‘Politeness'The term, derived from the Greek polis (city state), carried implications of good breeding and sociability. ‘Politeness’ united (most of) the aristocracy, gentry, and middling sort in a common culture of ‘gentility’. They frequented the spa towns of Bath, Tunbridge (not yet Tunbridge Wells) and Buxton. Those who could afford to do so spent the winter in London where they attended plays and concerts, and retreated to the countryside in the summer where they paid ceaseless calls on their neighbours and attended the provincial theatre and assemblies. Like Jane Austen's Fanny Prince in Mansfield Park, they subscribed to circulating libraries. See here for another account of circulating libraries.
Newspapers and periodicals
In 1695 Parliament had made the momentous decision not to renew the Licensing Act that had required all published works to gain government approval before publication. This was followed by what the historian Julian Hoppit (A Land of Liberty? England 1689-1727, Oxford, 2000) has called ’an explosion of printed matter issuing from the press, be it books, pamphlets, sermons, journals, or newspapers’. One foreigner noted that
‘England is a country abounding in printed Papers’.
These catered for a reading public eager for news and the expression of opinion.
The Daily Courant (1702) was the first daily newspaper.
Members of polite society also read periodicals, The Tatler, The Spectator, and (from 1731) The Gentleman's Magazine.
|Title page of The Gentleman's Magazine|
Coffee HousesThese periodicals were designed to be read not merely in the home, but in coffee-houses. The coffee-house, an institution that had existed in England since the reign of Charles II. Men (and only men!) would sit at tables, read the newspapers that were supplied and drink the newly fashionable drink of coffee. In 1714 there were probably 650 in London and Westminster. In 1791 a German resident of London (Frederick Augustus Wenderborn) published a travel guide for continental readers. He estimated that London alone then had three thousand coffee houses compared to a mere six or seven hundred in Paris. He warned his readers that they would find the locals hunched over newspapers, diligently reading. He was not the only foreign observer to comment on the newspaper-reading habits of the British public.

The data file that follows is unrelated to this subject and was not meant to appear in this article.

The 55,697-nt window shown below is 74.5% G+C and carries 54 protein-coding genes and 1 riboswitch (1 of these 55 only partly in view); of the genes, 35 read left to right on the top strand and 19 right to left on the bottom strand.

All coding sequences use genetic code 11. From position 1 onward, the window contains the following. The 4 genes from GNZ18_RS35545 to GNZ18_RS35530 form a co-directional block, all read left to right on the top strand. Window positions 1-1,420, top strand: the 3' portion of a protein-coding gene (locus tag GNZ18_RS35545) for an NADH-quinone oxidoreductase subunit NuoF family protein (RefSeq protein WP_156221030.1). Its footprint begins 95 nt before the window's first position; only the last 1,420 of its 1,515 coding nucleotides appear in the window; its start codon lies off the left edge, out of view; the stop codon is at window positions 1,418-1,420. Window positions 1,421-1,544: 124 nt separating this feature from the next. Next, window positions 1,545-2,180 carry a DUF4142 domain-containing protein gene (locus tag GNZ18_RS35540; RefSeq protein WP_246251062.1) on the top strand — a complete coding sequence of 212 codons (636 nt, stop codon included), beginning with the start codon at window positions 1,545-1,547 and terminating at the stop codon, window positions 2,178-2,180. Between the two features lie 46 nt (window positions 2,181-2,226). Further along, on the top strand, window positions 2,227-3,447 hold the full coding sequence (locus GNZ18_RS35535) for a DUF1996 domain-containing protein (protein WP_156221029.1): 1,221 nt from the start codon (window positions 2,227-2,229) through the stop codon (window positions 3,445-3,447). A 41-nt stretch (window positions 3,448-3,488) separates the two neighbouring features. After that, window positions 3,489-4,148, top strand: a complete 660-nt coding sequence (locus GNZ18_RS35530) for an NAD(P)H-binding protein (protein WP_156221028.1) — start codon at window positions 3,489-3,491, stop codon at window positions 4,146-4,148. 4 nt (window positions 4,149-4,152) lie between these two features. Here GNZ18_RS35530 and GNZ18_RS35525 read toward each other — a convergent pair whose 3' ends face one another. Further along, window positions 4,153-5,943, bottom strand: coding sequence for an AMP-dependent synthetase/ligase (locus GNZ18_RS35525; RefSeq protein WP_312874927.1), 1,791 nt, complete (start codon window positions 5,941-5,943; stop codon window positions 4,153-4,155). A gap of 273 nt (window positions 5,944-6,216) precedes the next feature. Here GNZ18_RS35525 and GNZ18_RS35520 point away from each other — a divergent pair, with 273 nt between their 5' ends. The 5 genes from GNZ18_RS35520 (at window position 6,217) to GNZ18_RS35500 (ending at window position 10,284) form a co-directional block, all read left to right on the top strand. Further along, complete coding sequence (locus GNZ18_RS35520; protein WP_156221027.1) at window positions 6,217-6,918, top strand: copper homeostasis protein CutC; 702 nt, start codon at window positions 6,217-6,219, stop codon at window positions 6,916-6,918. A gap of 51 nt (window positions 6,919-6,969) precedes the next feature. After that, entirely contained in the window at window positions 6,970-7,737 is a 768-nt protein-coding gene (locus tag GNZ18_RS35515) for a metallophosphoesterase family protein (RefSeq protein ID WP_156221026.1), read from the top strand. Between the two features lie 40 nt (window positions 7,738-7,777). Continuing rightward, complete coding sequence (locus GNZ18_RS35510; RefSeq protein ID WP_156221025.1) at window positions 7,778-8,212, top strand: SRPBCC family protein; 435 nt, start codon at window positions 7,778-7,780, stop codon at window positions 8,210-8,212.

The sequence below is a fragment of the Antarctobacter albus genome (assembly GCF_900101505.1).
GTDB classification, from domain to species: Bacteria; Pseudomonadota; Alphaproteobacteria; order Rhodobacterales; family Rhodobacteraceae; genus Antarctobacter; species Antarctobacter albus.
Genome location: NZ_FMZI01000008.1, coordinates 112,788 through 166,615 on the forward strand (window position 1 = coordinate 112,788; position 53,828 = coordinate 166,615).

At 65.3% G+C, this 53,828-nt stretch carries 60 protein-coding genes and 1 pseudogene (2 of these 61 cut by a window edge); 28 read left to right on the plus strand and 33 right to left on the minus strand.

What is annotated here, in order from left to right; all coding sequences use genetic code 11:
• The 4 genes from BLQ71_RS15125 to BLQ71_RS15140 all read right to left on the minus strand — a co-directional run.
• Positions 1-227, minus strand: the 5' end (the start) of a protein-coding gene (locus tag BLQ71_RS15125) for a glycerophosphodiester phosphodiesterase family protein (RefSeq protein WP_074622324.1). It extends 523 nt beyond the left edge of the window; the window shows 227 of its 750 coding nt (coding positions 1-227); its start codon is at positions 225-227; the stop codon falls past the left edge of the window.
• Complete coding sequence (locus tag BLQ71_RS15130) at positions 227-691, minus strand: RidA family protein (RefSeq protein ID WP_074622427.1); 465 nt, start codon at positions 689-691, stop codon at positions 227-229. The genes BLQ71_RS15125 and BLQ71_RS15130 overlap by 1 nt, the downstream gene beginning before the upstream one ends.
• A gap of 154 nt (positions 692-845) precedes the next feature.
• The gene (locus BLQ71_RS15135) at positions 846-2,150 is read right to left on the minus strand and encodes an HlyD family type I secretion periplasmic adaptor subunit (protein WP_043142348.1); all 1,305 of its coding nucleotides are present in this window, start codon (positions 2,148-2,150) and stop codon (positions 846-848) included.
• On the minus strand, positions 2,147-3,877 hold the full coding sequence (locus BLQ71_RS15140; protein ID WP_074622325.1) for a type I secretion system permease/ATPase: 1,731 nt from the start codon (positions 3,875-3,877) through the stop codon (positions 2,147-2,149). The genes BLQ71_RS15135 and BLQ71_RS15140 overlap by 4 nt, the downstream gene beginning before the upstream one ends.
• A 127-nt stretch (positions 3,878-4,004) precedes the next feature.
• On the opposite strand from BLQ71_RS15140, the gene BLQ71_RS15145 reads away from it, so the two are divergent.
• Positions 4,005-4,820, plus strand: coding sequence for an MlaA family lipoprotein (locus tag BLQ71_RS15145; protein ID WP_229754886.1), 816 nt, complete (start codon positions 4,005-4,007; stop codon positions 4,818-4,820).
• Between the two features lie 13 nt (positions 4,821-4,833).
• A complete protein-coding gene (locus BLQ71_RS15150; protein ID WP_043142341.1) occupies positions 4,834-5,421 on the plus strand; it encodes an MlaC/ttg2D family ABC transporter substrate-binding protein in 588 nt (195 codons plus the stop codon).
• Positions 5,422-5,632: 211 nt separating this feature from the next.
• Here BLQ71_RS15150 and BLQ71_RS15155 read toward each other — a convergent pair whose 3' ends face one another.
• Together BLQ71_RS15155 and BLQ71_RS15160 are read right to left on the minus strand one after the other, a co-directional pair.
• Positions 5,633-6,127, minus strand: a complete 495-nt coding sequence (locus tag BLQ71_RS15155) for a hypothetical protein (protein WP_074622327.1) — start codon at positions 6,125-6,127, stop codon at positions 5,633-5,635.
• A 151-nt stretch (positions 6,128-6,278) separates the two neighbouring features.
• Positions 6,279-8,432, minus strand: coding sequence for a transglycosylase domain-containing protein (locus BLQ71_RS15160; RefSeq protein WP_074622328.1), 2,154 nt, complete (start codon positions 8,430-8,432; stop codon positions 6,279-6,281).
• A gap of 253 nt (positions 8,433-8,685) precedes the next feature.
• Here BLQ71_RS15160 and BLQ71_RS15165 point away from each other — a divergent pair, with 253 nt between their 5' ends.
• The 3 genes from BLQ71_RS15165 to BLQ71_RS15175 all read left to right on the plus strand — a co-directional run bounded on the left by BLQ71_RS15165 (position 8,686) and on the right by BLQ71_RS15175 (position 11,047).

Sociability and pleasure gardensAnother key Georgian term is ‘sociability’. The Georgians enjoyed a wide range of leisure activities that created shared open spaces. These were particularly prevalent in London. Already one of the largest urban concentrations in the world, it generated a diverse entertainments industry. The best known site for public entertainments was the Vauxhall Pleasure Gardens. There is a good short account in Penelope J. Corfield's booklet, Vauxhall: Sex and Entertainment: London's Pioneering Pleasure Garden (History and Social Action Publications, 2012).
|The Gardens in 1751|
The gardens had existed from the 1660s, but in the 1730s they were given a makeover by a new manager, Jonathan Tyers. He retained the wooded characteristics of the site but he hung oil lamps from the trees. He added gravel walks, obelisks, ornamental arches, and (in 1743) a Rotunda. The gardens hosted concerts, dances, pantomimes, and masked balls. There is an informative blog post on the cascade here.
On 21 April 1749 the gardens hosted a full rehearsal of Handel’s 'Music for the Royal Fireworks', composed to celebrate the ending of the War of the Austrian Succession the previous year. Over twelve thousand people paid half a crown (more than doubling the normal entry fee) to attend, causing a three-hour traffic jam of carriages on London Bridge.
With an entry free of one shilling, Vauxhall was not reserved solely for the genteel classes. It was an environment where crowds could relax and were relatively free of the normal social conventions. However, it is unlikely there was much social mixing. Ordinary people came to watch the upper classes rather than socialise with them.